Facing the chaos alone: vulnerable people at risk
After four years of humanitarian neglect, it is clear that people seeking asylum and local communities have been abandoned by European policy makers. After the Greek Government announced the creation of new closed centres on the Greek islands, rather than evacuating people from existing reception centres, local tensions reached breaking point, which in turn led to riots, roadblocks, arson and xenophobic attacks on asylum seekers and those providing them with assistance.
We find ourselves negotiating access to be able to provide care. Disruptions to our medical activities means that children in Moria will have decreased access to medical care.Marco Sandrone, MSF Project Coordinator in Lesbos
“We are concerned about the violent incidents that have taken place,” said Marco Sandrone, MSF Project Coordinator in Lesbos. “Many organisations have had to scale down or leave the island.”
“We find ourselves negotiating access to be able to provide care,” Sandrone said. “Disruptions to our medical activities means that children in Moria will have decreased access to medical care, and mental health patients and patients with chronic conditions may not be able to receive their medication, putting an already vulnerable population even more at risk.”
On Lesbos, some volunteers providing essential support for people rescued at sea and those living in Moria reception centre have had to leave the island because of the violence. As for MSF, teams are constantly evaluating the security situation and adapting their activities.
We and other organisations continue to provide the bulk of assistance including primary healthcare for children and other vulnerable people in the hotspots on Lesbos and Samos islands. If organisations are forced to leave the island or scale down their activities, the impact on people seeking asylum will be devastating, potentially leaving 20,000 people with little to no humanitarian assistance.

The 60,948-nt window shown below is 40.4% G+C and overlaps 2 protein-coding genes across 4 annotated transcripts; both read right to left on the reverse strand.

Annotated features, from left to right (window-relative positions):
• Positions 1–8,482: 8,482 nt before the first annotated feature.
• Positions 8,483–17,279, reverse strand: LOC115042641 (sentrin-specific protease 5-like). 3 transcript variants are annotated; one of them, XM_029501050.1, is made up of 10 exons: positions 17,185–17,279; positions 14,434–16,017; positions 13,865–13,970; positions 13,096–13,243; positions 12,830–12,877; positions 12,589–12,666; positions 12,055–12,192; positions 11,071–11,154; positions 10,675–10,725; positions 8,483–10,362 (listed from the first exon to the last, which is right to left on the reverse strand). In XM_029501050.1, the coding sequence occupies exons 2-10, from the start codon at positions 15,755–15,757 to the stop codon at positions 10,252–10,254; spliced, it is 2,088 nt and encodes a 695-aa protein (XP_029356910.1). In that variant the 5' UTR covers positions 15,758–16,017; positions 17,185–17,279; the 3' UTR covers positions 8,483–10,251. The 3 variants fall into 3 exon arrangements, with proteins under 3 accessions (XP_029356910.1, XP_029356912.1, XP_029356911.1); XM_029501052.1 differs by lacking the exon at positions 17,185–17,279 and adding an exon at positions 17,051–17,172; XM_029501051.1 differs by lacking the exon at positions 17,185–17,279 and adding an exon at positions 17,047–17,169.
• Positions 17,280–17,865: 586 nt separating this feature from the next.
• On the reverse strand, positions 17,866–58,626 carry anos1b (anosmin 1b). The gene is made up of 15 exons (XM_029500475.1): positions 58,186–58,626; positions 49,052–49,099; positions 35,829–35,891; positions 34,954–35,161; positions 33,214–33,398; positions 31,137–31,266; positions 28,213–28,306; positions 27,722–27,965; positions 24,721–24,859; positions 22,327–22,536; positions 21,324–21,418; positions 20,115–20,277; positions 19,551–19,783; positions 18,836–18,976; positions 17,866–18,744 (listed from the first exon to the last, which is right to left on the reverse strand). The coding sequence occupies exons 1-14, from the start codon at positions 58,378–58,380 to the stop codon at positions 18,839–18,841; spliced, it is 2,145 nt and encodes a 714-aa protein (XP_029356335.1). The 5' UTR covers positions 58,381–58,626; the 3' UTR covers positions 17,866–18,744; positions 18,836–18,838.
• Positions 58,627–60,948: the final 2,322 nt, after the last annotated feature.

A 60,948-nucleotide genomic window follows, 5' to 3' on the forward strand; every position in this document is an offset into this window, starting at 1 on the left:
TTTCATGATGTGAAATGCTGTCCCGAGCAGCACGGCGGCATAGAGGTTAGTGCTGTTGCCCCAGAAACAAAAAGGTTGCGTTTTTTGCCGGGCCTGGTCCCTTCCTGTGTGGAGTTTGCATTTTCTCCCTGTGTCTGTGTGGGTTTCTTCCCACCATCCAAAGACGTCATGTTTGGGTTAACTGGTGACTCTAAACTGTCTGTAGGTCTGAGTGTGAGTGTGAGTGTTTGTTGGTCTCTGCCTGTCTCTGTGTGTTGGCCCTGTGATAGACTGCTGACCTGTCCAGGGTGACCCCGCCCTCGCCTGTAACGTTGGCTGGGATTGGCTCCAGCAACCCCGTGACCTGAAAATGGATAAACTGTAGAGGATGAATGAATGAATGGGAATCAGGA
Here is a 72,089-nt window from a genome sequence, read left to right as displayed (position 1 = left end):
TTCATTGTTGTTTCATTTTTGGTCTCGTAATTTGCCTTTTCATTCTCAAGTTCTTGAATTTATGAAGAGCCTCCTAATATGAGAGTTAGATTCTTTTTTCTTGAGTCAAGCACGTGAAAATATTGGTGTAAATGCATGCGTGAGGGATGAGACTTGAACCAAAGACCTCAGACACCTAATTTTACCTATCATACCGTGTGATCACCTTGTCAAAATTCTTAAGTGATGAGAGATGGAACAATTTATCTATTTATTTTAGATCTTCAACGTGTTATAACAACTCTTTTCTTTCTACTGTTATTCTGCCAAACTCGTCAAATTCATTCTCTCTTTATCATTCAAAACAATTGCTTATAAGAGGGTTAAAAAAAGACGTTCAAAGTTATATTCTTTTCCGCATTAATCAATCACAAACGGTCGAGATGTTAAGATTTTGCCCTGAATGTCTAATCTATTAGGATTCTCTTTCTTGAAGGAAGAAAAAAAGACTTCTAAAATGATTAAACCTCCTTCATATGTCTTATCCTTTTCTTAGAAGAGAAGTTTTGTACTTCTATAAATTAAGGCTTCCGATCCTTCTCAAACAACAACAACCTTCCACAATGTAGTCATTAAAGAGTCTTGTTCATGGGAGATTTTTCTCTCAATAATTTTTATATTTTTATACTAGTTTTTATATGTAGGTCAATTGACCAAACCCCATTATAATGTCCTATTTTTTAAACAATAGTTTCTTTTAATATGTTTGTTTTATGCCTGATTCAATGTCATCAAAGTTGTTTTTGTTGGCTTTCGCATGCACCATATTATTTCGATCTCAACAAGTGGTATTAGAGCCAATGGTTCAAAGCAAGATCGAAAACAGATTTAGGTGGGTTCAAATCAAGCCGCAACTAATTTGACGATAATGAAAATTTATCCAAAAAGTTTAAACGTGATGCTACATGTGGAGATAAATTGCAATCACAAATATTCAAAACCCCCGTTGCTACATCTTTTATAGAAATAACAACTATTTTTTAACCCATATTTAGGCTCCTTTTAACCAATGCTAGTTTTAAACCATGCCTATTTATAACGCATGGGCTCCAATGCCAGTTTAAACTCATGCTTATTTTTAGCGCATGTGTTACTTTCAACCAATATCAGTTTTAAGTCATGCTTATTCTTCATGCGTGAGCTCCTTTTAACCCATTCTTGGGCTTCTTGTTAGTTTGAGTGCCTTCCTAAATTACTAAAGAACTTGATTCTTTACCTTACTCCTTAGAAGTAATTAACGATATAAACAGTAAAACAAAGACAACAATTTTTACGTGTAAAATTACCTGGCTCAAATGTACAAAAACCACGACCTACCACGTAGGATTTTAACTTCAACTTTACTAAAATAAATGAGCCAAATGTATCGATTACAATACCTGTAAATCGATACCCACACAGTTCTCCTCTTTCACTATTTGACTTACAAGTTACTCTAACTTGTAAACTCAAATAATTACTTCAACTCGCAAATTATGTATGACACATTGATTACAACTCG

Address the real humanitarian crisis
The European Union’s migration policies are the cause of the deteriorating situation in Greece. Criminalising and demonising those looking to Europe for protection will not solve it. Europe must address the real humanitarian crisis on the Greek islands; more than 40,000 people are living in slum-like conditions, many are denied medical care for severe chronic illnesses or mental health conditions. They must be evacuated now.
The EU must adopt policies that protect human lives and minimise health and humanitarian risks. Migration of people seeking safety and a better life across borders is a reality. EU migration policies must uphold human dignity. A common EU asylum system must be facilitated along with the reinforcement of protection pathways and the provision of accessible and adapted health services.
These are human beings we are talking about. Not numbers to be tallied, commodities to be traded, or threats to be driven back into the sea.